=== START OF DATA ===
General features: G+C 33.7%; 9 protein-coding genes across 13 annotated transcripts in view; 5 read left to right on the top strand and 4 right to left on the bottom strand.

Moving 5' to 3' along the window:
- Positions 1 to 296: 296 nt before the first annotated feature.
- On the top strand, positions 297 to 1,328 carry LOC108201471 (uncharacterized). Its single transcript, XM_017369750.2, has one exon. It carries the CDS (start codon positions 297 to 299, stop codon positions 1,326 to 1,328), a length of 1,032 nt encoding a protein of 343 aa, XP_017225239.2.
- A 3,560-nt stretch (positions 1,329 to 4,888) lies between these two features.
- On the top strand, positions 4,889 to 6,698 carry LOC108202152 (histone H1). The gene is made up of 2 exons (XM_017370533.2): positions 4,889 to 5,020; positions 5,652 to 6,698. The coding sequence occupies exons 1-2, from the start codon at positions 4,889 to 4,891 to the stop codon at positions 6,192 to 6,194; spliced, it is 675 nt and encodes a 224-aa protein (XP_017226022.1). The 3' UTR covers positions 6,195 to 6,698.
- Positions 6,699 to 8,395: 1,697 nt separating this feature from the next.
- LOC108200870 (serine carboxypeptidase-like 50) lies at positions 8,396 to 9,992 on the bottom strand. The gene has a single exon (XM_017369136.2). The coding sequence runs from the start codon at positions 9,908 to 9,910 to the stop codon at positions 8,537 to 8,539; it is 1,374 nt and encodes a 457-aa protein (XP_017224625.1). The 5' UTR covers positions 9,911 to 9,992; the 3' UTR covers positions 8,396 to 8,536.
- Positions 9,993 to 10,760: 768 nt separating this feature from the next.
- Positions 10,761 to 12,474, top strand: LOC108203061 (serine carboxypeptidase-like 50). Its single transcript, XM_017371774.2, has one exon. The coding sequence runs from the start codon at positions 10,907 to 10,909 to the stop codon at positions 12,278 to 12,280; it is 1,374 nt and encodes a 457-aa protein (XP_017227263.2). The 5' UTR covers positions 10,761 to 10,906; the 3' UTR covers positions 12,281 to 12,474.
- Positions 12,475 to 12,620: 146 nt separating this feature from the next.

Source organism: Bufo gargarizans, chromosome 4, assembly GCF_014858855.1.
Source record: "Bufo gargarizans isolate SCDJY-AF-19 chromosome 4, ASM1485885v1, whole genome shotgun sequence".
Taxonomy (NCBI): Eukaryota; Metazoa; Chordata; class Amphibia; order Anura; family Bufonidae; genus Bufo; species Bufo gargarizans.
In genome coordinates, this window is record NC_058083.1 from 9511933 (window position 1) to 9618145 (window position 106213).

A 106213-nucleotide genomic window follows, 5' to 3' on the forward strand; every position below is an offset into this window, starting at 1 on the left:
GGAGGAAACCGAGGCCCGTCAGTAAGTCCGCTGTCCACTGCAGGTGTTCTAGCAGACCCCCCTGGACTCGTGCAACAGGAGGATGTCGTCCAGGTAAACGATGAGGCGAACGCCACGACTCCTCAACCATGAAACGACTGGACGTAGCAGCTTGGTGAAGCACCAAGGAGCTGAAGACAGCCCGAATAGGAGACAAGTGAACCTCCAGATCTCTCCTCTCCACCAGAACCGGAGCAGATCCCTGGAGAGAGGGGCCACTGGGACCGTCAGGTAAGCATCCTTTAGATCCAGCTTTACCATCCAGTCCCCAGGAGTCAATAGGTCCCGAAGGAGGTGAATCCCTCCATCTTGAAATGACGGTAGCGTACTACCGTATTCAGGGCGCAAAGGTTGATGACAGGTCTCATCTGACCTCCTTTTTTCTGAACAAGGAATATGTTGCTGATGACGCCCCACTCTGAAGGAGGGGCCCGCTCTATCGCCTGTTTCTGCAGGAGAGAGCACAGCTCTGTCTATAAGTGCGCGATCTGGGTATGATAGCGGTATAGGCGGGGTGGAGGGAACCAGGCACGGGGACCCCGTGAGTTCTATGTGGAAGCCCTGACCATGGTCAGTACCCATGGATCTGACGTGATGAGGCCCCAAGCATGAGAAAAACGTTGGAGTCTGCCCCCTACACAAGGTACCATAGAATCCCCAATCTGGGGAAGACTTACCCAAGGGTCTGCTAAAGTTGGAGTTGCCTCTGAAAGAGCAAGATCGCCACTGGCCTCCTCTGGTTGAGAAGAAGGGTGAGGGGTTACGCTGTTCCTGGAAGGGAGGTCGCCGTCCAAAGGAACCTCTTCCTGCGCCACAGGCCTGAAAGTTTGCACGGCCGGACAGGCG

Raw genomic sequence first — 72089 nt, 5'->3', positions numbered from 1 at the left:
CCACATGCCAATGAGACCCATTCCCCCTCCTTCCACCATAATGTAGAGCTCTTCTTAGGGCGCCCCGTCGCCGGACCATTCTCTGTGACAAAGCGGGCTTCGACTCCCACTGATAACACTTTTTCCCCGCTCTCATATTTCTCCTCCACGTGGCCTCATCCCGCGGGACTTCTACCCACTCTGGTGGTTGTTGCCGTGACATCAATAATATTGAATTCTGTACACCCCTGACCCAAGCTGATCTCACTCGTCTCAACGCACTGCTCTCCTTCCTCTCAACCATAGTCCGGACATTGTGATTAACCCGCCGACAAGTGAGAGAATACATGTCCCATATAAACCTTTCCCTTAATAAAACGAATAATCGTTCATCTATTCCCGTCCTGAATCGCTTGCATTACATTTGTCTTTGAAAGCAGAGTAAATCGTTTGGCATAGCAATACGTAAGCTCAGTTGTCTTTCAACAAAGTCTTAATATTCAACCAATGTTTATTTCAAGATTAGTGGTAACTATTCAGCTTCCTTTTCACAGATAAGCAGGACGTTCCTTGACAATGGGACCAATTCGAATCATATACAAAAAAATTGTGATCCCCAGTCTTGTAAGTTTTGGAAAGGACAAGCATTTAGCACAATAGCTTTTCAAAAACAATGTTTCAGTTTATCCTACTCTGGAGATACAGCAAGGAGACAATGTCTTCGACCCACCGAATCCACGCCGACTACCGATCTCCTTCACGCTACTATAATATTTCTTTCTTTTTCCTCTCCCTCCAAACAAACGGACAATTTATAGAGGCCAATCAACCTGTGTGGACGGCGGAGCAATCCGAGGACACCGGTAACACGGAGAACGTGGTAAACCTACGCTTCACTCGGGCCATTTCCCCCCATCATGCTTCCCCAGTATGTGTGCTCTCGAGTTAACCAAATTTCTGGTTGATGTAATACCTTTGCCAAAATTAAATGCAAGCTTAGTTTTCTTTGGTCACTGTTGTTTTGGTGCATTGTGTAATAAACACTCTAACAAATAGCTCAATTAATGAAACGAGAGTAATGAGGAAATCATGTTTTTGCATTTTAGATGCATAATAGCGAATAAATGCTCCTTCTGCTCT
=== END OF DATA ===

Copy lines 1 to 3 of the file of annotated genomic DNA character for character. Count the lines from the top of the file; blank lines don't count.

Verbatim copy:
General features: G+C 33.7%; 9 protein-coding genes across 13 annotated transcripts in view; 5 read left to right on the top strand and 4 right to left on the bottom strand.

Moving 5' to 3' along the window:
- Positions 1 to 296: 296 nt before the first annotated feature.